But aren't we inherently aggressive and warlike?
If you were to ask a scientist why only the human, among all the primates, has a hand with a finger – thumb opposition chances are the answer would be about tool wielding.
The scientist would explain that this finger-thumb opposition permits humans a wide range of holding from gentle (holding a butterfly) to hard (grasping a lever). Further more, s/he might tell you about Homo habilis who lived just over 2 million years ago and was the first of the Homo species to emerge. Habilis became known as ‘handy man’ because stone tools were found with the fossils which were discovered by Lois and Mary Leakey in East Africa. Its brain, at about 650 cc, was bigger that the earlier bi-pedal primate, Australopithecus, and scientists thought this is what allowed habilis to use tools. But what they are forgetting is that this finger- thumb opposition existed a long time before Homo habilis. It had existed for close to 3 million years and now you can learn the story of how this human hand evolved and tell it to your little ones..
We call our very oldest ancestors by the name of Australopithecus which means Southern Ape. These primates were bi-pedal and upright, however our hip joints are more evolved so compared to us Australopithecus would still seem quite ape-like in its movements. Importantly their brains were a little larger than those of the old world apes and monkeys. Probably they were about the size of a modern chimpanzee, that is about 380 – 500cc. For comparison this is much smaller than ours which is about 1350cc.
This upright, walking primate emerged about 5million years ago. There are many views about why they became bi-pedal and the most likely is that changes in climate caused a shift in land cover from forestation to the grasslands we know as savannah. While there are still trees in the savannah they bear little relation to the earlier, dense, tropical forests. Thus Australopithecus had to spend much greater periods on the ground and standing helped to watch out for predators in the grasslands and also to look out for food. Since all the Australopithecines were vegetarian their food would have been roots, fruits, seeds and nuts perhaps with some insects. It may well be also that in these times when the savannah was emerging there were still many wet-lands and it was safer and easier to walk upright through water.
Our earliest ancestor had arrived, living still as a vegetarian primate but the giant shift had emerged – this ancestor walked upright. Along with the change in posture there was another even more important change, the gradual growth in brain size. From this point onwards each species of firstly, Australopithecus and then Homo, would have a slightly larger brain than the species which came before. In evolutionary terms it was not long before the brain size of the species would begin to cause a huge problem for birth because the female birth canal had evolved for babies with small brain size. The way evolution dealt with this was to retard the development of the brain prior to birth. So today when a baby is born its brain is only one third developed and the skull is flexible.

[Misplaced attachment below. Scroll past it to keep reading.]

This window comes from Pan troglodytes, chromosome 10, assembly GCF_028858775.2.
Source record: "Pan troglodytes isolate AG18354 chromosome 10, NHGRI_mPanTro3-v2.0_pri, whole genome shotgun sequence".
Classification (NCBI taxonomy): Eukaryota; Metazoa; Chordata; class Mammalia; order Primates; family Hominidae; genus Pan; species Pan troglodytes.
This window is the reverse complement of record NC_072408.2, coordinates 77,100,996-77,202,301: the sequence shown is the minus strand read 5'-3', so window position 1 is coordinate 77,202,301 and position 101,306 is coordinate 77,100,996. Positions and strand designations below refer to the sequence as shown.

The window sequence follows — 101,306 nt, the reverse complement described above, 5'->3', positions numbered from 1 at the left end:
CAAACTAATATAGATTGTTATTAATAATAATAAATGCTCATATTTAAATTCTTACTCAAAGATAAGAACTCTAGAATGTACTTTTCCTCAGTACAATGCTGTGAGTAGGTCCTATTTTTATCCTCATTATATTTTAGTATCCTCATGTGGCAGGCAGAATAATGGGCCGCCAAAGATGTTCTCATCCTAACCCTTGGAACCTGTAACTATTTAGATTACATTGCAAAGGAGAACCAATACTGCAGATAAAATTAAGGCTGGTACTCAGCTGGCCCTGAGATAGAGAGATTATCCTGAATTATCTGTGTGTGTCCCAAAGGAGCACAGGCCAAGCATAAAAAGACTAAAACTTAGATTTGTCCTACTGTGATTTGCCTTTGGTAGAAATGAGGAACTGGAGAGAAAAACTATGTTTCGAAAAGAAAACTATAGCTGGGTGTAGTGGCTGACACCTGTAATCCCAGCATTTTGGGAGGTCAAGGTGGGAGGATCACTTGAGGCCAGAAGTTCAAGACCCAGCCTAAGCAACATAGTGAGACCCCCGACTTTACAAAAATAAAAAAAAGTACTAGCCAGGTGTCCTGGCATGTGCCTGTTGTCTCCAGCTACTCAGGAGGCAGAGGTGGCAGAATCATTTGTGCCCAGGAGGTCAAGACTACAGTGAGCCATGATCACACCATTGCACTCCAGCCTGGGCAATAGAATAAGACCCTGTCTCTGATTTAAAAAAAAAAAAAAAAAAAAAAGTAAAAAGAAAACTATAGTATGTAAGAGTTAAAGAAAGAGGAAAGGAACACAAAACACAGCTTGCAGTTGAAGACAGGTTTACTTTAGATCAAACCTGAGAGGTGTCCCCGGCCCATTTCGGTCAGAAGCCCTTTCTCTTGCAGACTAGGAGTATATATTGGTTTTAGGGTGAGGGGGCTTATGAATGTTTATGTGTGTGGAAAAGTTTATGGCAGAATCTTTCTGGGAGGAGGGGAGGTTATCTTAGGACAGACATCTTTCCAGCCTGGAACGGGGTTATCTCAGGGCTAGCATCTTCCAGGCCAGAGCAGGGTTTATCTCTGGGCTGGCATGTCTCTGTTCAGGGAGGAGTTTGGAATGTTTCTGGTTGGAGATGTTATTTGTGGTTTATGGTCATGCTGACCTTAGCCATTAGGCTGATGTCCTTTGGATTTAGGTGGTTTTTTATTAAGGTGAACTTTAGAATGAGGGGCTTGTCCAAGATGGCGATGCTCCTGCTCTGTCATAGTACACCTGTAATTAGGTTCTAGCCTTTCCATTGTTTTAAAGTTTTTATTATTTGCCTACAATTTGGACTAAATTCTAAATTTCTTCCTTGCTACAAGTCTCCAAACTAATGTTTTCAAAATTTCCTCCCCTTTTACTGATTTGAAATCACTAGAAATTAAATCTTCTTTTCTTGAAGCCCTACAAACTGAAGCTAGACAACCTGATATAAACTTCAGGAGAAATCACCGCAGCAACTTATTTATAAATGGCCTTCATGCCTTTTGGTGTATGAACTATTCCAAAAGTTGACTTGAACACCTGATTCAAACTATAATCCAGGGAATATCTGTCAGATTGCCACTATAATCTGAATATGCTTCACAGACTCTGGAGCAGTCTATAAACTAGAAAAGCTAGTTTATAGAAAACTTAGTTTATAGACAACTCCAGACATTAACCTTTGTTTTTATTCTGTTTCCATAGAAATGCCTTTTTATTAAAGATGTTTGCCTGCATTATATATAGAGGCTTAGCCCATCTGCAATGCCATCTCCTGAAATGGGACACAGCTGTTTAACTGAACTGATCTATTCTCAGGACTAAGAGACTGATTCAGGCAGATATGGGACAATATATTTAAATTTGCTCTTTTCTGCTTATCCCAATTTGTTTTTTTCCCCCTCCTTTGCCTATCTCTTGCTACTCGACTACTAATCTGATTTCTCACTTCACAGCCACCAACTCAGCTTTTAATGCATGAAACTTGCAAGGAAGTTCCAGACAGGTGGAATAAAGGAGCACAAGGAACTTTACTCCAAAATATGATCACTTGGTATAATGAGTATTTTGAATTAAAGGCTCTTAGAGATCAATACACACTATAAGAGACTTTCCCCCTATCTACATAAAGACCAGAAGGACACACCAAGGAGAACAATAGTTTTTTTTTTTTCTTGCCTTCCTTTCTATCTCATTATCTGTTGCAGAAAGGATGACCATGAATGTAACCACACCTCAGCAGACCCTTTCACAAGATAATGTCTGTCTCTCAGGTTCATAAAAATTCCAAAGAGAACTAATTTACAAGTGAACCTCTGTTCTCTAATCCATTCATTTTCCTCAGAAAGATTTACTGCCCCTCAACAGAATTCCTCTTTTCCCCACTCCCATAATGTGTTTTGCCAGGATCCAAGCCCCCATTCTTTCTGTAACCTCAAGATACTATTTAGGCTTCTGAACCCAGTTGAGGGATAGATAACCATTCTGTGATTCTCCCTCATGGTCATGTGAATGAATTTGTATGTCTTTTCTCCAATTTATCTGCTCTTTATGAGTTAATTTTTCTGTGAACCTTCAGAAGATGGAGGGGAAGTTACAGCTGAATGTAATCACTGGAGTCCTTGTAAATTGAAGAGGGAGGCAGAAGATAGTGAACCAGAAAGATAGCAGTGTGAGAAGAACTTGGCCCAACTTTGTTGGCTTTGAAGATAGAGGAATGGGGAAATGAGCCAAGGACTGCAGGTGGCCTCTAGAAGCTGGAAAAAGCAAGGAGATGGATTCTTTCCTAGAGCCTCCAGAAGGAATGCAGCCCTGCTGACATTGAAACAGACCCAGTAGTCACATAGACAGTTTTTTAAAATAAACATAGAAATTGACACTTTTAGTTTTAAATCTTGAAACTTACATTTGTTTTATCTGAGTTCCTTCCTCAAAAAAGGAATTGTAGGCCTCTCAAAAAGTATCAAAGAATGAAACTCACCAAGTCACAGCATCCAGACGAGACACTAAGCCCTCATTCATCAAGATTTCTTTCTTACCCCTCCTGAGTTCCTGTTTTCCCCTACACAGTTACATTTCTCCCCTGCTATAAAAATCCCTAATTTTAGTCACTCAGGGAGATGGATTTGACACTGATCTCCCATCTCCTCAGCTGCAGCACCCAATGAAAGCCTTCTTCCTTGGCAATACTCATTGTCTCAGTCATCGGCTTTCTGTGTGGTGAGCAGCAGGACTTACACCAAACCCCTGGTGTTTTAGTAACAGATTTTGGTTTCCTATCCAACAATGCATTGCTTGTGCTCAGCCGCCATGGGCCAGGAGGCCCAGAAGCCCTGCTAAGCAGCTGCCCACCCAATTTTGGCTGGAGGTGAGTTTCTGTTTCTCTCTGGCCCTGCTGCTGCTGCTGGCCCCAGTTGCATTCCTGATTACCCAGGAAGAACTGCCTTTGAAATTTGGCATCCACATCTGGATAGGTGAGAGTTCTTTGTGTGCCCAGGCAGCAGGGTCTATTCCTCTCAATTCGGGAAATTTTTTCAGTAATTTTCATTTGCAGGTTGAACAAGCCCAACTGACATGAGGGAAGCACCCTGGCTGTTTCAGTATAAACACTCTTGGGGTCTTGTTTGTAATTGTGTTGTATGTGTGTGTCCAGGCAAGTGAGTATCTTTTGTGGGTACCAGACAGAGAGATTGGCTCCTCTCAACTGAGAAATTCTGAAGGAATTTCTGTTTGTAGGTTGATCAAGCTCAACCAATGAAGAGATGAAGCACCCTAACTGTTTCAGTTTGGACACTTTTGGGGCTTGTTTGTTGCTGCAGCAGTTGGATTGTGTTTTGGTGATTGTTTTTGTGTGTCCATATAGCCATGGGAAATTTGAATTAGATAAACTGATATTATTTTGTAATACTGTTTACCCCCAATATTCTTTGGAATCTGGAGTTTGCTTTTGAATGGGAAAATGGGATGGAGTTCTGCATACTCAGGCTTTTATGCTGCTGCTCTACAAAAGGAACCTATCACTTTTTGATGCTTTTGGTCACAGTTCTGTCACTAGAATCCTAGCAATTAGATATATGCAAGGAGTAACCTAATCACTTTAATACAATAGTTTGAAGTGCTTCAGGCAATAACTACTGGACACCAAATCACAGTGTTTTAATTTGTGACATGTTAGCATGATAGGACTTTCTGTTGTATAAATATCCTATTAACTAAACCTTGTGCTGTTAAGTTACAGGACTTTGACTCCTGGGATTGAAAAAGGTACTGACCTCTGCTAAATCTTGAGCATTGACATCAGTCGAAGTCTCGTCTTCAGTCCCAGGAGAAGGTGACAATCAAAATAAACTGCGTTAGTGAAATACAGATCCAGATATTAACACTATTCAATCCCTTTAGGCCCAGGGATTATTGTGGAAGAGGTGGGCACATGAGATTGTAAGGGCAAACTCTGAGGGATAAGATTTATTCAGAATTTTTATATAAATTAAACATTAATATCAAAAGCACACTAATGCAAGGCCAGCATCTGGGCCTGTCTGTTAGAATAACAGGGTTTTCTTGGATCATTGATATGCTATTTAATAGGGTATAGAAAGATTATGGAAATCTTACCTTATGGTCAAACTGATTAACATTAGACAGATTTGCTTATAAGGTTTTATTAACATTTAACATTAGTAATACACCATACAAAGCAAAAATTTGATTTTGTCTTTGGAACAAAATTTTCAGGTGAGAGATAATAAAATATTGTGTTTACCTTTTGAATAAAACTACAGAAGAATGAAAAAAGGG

This has huge implications and led to what biologists call neoteny. We can understand this human characteristic as an extension of childhood. Human babies are the most dependent of all the mammals and creatures on Earth and the least able to fend for themselves.
When we watch a chimpanzee with its baby we notice that it doesn’t take very long after birth for the baby to be able to grab onto its mother’s fur. The mother can then climb and move about freely thus staying with the troop as it travells searching for food and security. When we observe grassland animals we can see that they stand and are able to run within a few hours of birth. This protects them from predators which would easily take advantage of a new - born which could not run away.
When it comes to human infants then they are the most defenceless and this high dependency remains for a long time. It takes, for example, about 18 months for the human baby to complete the growth of its brain. At first the infant cannot even hold up its head and generally it takes about 6 months before there is any independent movement. Reaching the stage of becoming a toddler who can stand up independently, takes about a year. Depending on culture the human child is dependent until it reaches adolescence and in modern societies even longer. It is easy to see why biologists call this characteristic dependency neoteny or the extension of childhood. Another way to view this is to recognise that human adults are more like children than the adults of any other animal species.